Apple’s TV service expected at March 25 ‘show time’ event

It's almost "show time" for Apple. (Apple)

After nearly two years of programming deals and executive hires, Apple is now seemingly less than two weeks from unveiling its video streaming service.

The company alerted media to a March 25 event with the tag line “It’s show time” and an old film reel-style countdown.

According to a January report from The Information, Apple is eyeing a mid-April launch for its subscription streaming service. The report said that Apple will update its TV app and add support for the streaming service.


Like this story? Subscribe to FierceVideo!

The Video industry is an ever-changing world where big ideas come along daily. Cable, Media and Entertainment, Telco, and Tech companies rely on FierceVideo for the latest news, trends, and analysis on video creation and distribution, OTT delivery technologies, content licensing, and advertising strategies. Sign up today to get news and updates delivered to your inbox and read on the go.

Last year, The New York Times reported that Apple’s original series could begin debuting as soon as March 2019. Apple is taking on Amazon, HBO, Hulu and Netflix with a reported $1 billion content budget. The company has lined up programming including a series about a morning TV show starring Reese Witherspoon and Jennifer Aniston. Apple has also booked a series from “La La Land” director Damien Chazelle, an “Amazing Stories” reboot from Steven Spielberg and an animated series from the creator of Fox’s “Bob’s Burgers.”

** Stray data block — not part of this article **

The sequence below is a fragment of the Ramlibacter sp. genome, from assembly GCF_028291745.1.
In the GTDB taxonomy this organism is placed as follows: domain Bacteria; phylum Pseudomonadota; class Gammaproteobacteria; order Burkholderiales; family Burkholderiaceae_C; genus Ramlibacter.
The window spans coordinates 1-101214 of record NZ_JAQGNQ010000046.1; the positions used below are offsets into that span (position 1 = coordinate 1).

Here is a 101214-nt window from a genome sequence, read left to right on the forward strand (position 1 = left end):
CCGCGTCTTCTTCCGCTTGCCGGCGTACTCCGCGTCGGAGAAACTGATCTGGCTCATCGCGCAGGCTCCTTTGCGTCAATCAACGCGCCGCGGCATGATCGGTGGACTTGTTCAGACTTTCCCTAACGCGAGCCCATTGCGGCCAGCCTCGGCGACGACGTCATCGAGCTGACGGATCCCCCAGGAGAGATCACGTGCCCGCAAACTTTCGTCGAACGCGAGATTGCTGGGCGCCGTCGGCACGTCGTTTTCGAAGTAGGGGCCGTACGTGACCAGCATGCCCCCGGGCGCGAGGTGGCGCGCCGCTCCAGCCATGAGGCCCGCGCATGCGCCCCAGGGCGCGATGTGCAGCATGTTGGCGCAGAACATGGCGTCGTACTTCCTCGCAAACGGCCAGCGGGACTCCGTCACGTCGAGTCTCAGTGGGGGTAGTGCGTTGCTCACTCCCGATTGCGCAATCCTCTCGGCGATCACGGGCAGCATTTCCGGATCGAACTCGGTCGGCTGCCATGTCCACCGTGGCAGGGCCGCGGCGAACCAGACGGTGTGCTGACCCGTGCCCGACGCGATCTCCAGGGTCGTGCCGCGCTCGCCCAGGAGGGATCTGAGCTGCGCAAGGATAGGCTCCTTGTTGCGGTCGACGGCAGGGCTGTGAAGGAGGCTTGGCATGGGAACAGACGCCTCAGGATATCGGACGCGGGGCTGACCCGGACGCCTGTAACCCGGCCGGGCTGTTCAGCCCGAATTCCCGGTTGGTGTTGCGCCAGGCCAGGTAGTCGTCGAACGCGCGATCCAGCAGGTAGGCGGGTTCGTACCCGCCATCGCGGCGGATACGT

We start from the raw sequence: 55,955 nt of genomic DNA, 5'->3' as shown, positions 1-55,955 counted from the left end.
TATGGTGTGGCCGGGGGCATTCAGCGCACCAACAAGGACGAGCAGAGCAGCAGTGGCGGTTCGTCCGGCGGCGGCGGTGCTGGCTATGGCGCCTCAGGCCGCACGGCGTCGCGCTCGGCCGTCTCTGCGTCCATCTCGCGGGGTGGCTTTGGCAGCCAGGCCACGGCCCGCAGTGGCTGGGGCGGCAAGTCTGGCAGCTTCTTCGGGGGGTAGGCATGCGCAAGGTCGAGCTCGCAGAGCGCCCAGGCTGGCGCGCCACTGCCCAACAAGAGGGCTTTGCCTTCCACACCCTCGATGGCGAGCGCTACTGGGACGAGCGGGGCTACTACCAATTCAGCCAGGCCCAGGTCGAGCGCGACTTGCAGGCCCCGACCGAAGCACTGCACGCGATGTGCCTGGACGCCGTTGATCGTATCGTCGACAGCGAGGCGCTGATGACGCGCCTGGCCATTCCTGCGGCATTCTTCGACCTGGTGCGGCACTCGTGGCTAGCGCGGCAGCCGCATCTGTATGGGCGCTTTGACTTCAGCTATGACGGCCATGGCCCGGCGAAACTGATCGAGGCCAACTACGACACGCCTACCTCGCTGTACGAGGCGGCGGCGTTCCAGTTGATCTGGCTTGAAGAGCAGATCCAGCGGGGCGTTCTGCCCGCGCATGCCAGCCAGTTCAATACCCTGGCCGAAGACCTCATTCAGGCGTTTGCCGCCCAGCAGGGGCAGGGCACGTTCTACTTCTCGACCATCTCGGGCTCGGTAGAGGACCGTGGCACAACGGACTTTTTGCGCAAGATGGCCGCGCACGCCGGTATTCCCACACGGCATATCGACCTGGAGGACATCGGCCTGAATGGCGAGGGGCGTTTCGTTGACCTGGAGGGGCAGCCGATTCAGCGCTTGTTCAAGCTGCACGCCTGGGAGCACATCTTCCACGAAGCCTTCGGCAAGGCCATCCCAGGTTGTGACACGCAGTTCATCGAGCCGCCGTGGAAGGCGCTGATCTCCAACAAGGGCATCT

RELATED: Apple’s Amazon Channels-style video service may not offer HBO

In addition to its original content, Apple plans to offer subscription services from other programmers, not unlike what competitors like Amazon and Roku already offer. But reports have suggested that revenue splits and data sharing is still a sticking point between Apple and subscription services. CBS, Showtime, Starz and Viacom but HBO has still not reached an agreement with Apple, which is reportedly asking for a 30% cut on all subscribers who sign up for third-party services.

Apple has also been working on widening distribution for its original content. The company has an enormous amount of smartphones and tablets in the market but has a much smaller share of the connected TV market, where less expensive streaming TV boxes like Amazon Fire TV and Roku have dominated. Perhaps as a remedy to that, Apple has set deals with smart TV makers Samsung, Sony, LG and Vizio to enable AirPlay 2 support in their TVs and allow iPhone and iPad users to stream Apple content on their TV screens.

The latest reports suggest that Apple and Roku are close to a similar deal for AirPlay support in Roku devices.

Suggested Articles

A massive media conglomerate like Comcast/NBCUniversal makes news often but this week was particularly busy with an acquisition, a big name reveal and a major…

DAZN, a subscription sports streaming service that launched in 2018, has a new distribution deal in place on Comcast’s X1 and Flex video platforms.

AT&T may be considering a sale of DirecTV, its struggling satellite provider, despite indications to the contrary. But, the likelihood of a sale depends on…